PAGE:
Tag: Marl Road
Ninjaman is back in the Supreme Court in Kingston today for his sentencing hearing.
The dancehall legend, whose real name is Desmond Ballentine, was found guilty of murder unanimously by a seven-member jury on November 20th. Two more men, his son Janiel and close friend Dennis Clayton, were all found guilty of the same crime. According to authorities, Ninjaman shot and killed Ricardo Johnson in March of 2009 during a domestic dispute over kitchen space at a house on Marl Road, Kingston 13.
Ninjaman represents the latest dancehall artists to be sent to prison for a serious crime. Vybz Kartel was sentenced to life in 2014 for a murder conviction, while Buju Banton is serving ten tears in a U.S. prison for drug trafficking. Dancehall deejay Munga Honorable is currently awaiting trial also for a murder case. Some dancehall fans thinks that there is a conspiracy against local entertainers where authorities are using them to send a message amidst growing concerns about crime.
Ninjaman, 50, has maintained his innocence and hinted last month that he will be appealing the conviction. He will likely be sentenced to life in prison with hard labor and will likely serve his sentence at the same prison where Vybz Kartel is housed, GP.
Ninjaman and his son, Jamiel, were found guilty of murder in the Home Circuit Court on Monday.
The dancehall legend, real name Desmond Ballentine, his Jamiel, and Dennis Clayton were found guilty by a seven-member jury who deliberated for three hours. According to the prosecution, the three men murdered 20-year-old Ricardo Johnson, aka Ricky Trooper, from Marl Road, Kingston 13 in March 2009. The three weeks trial was held in camera behind closed doors, which means the public or the media did not have access to the courtroom.
Ninjaman, 51, and his two co-accused are facing life imprisonment for the crime. He will be back before the judge next month for his sentencing hearing and is currently behind bars. During the month-long trial, the prosecution introduced seven witnesses including a man who is in witness protection who testified that the three men fired two shots at him but he ran for his life. He was the star witness for the prosecution who argued that on the day of the murder, the three men had an argument with Johnson who was sweeping a yard on Marl Road. The men then left the scene and returned a short while later with guns blazing.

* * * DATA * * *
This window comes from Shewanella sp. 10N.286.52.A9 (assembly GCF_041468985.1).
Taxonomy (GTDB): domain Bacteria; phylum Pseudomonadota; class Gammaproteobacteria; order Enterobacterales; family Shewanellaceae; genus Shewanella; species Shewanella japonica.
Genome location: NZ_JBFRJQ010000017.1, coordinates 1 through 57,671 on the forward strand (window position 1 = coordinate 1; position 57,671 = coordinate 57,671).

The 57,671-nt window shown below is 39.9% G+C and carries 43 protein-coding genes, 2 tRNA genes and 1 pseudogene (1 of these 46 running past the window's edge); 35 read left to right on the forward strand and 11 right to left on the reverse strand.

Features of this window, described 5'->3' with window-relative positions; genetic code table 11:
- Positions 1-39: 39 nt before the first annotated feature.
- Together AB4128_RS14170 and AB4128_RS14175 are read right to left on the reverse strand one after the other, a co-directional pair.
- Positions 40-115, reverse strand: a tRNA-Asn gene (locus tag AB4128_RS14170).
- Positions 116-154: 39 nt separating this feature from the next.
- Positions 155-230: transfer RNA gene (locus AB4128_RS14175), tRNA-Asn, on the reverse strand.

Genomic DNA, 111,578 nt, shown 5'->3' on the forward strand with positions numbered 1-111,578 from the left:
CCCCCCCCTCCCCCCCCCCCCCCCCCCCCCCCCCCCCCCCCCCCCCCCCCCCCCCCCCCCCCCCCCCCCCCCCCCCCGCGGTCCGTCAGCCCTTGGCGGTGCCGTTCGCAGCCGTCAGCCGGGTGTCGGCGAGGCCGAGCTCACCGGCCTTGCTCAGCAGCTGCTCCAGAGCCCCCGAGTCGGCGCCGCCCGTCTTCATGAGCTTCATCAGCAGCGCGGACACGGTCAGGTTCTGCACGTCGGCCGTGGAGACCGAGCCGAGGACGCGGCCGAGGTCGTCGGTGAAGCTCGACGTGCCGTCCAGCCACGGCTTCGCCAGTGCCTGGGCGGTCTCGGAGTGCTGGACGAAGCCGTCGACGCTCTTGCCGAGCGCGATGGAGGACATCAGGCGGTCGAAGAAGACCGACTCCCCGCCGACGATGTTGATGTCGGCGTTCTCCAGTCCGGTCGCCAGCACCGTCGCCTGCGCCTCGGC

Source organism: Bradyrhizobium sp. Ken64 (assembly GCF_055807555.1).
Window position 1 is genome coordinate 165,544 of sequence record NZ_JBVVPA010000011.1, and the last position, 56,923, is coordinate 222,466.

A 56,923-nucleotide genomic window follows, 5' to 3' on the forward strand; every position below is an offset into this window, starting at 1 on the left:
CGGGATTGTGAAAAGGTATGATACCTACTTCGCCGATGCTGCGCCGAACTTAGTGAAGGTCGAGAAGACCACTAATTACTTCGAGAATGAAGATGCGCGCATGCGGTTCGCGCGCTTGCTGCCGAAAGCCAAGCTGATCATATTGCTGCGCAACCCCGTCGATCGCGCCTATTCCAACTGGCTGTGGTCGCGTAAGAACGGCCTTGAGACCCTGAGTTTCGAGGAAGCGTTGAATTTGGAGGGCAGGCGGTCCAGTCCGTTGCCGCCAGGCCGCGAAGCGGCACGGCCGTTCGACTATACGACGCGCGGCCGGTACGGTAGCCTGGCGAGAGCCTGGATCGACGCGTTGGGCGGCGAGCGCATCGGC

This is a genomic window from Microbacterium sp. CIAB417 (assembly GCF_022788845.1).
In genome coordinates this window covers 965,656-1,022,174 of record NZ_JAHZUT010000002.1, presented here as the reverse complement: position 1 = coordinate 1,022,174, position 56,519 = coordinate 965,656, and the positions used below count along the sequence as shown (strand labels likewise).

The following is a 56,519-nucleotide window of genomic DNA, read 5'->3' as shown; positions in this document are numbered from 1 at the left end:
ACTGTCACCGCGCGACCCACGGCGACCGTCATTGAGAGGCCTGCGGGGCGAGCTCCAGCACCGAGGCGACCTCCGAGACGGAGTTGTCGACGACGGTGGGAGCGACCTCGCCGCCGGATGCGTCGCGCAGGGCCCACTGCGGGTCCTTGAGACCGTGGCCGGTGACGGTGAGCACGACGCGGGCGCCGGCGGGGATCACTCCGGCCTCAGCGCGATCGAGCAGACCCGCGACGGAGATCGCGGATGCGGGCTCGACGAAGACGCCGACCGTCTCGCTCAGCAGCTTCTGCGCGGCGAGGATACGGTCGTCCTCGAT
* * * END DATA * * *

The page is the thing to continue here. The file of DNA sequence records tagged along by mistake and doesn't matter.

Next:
Following an investigation, cops arrested Ninjaman and his co-accused. The dancehall deejay was granted a JM$2 million bail in 2012 following numerous delays in the trial. The case has seen 23 mentions in the court and 17 delays up until last month when a judged revoked the deejay’s bail and ordered the trial be concluded. The murder case was tried in a special court that deals with cases over five years old with Justice Martin Gayle presiding over the high profile case.
Ninjaman and his two co-accused have maintained their innocence and will likely appeal the conviction. He will likely be housed in the same Tower Street prison as Vybz Kartel.
Who is Ninjaman?
Ninjaman is one of the pioneers of hardcore dancehall music. The famed deejay was born in Annotto Bay, Jamaica, on January 20, 1966. He then moved to Kingston at the age of 12 and started deejaying at the age of 14 under the name “Double Ugly” while working with some local sound systems like Black Culture.
He changed his name in 1980 to Ninjaman and started deejaying on Killamanjaro sound system. That same year he released his debut single “Uglyman” and started being around artists like Early B and Super Cat who were established acts at the time. By the mid-1980s, Ninjaman started recording and producing himself and there he found his breakout hit “Protection” a song that features Courtney Melody. That song elevated his profile as a dancehall artist and from there he started working with producers like Ini Kamoze, Philip “Fatis” Burrell, Steely & Clevie, Bobby Digital, and King Jammy.
In the late 80s to early 90s, Ninjaman scored a number of hit songs and established himself as a clash artist thanks to his notorious clash with Supercat at Sting 1991. That clash is down in history as one of the most fierce lyrical battles in dancehall history.